Jack Pearadin and Doug Nelsen found a 1.73-carat diamond after nearly a year of searching the park's field.
With a trio of lectures at the Arkansas Arts Center, an exhibit of work by African American painter Dean Mitchell at Hearne Fine Art and other 2nd Friday Art Night events downtown, and an antiques and art fair on South Main Street, art fans might as well get a reservation at the Peabody or some other digs so they can stay downtown for the weekend.
Friday is 2nd Friday Art Night; events feature a 6:30 p.m. talk at the Arts Center by Phyllis Brandon about reporting during the '57 crisis, and photographer Ben Krain will talk about the “Documenting a Not So Distant Past” civil rights photography exhibit. In the River Market: Historic Arkansas Museum's opening reception for its juried “Great Arkansas Quilt Show II”; River Market Artspace's reception for landscapes artist Kendall Stallings; exhibits “Looking Back, Looking Ahead” by Central High art students (reviewed here last week) and blown glass by Lori Taxer Lewis and Charles and Michael Riley at the Cox Creative Center; and the Mitchell exhibit at Hearne.
Mitchell has been called a modern-day Vermeer by no less than Michael Kimmelman of the New York Times and a modern-day Wyeth by no less than this writer for the Arkansas Times. His landscapes and portraits can be found in the collections of the Nelson-Atkins Museum of Art and the St. Louis Museum in St. Louis and the Kemper Museum of Contemporary Art in Kansas City, as well as the Arts Center. Hearne is showing his etchings, watercolors and oil paintings through Nov. 7.
Ten Thousand Villages will also be open for shopping as well. Reel Evenings at the Darragh Center of the Main Library will show “Moulin Rouge,” the story of Henri Toulouse-Lautrec, at 8 p.m.
Also Friday, the Arkansas Community Arts Cooperative (ACAC) will host the grand opening of its gallery at 1419 S. Main St. from 5 p.m. to 10 p.m. The exhibit “10 + 10: One Artist Invites Another” will feature work by 20 Central Arkansas artists. A performance piece by Carey Voss and music by guitarist Joel Richardson will help celebrate the opening. A donation of $5 is suggested.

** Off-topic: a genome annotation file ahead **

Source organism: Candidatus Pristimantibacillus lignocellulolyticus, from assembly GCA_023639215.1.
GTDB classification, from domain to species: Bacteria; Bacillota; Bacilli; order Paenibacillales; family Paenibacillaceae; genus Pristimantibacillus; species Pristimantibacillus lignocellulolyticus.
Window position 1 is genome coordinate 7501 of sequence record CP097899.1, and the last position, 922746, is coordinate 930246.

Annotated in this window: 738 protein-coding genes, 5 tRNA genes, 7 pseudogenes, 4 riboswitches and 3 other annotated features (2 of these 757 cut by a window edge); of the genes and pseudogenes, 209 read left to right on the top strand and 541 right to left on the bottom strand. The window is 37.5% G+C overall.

The ACAC gallery will be smack dab in the middle of Saturday's “Treasures on South Main” art and antiques fair that will run from 10 a.m. to 4 p.m. on Main between 13th and 15th streets. Outskirts Bicycle shop will rent bikes and offer tours of the neighborhood and there will be food, drink and activities for children. The event is a benefit for Southside Main Street, a neighborhood revitalization project.
On Sunday, Julie Leonard, an artist and bookbinder from Iowa City, Iowa, will open the Friends of Contemporary Craft's Conversation series at the Arkansas Arts Center. She'll speak at 6 p.m. and dinner will follow. Tickets are $12 for FOCC members and $15 for non-members. On Tuesday, the Arts Center's Art of Architecture series kicks off with a lecture, “Recent Concepts,” on flexible prefab housing, by Darell W. Fields of the University of Arkansas, at 6:30 p.m. A reception precedes the talk at 6 p.m. The talk is free.
The director of the Maier Museum at Randolph College (formerly Randolph-Macon) in Lynchburg, Va., has quit over the museum board's decision to sell at auction four major American paintings from its collection.
Randolph's move is part of a trend at colleges and other institutions that are selling off art to aid ailing endowments, groups that are finding a willing buyer in Alice Walton. Walton had made overtures to Randolph, the Lynchburg press reported, for a collection-sharing arrangement similar to the one she and Fisk University in Nashville are exploring. Thomas Jefferson University in Philadelphia was similarly motivated when it agreed to sell its famed “The Gross Clinic” by Eakins to Walton. A local outcry and last minute fund pledges stopped the sale.
Christie's auction house will handle the sale of the work — George Bellows' “Men of the Docks,” reportedly its most valuable holding, Edward Hicks' “A Peaceable Kingdom,” Ernest Hennings “Through the Aroyo” and Rufino Tamayo's “Troubador” — in November. The Bellows alone is estimated to fetch $35 million, which is $5 million more than Walton is offering to pay to share the whole of the Fisk collection, which includes Georgia O'Keeffe's “Radiator Building.”
The Maier has a significant collection of American art, the genre that will be the focus of Walton's Crystal Bridges Museum, set to open in 2009. Like the holdings at Fisk, many works in the collection were donated under terms of a trust or estate; Randolph-Macon alums are suing the college to prevent the sale of the work. The four paintings to be auctioned were not part of the trust.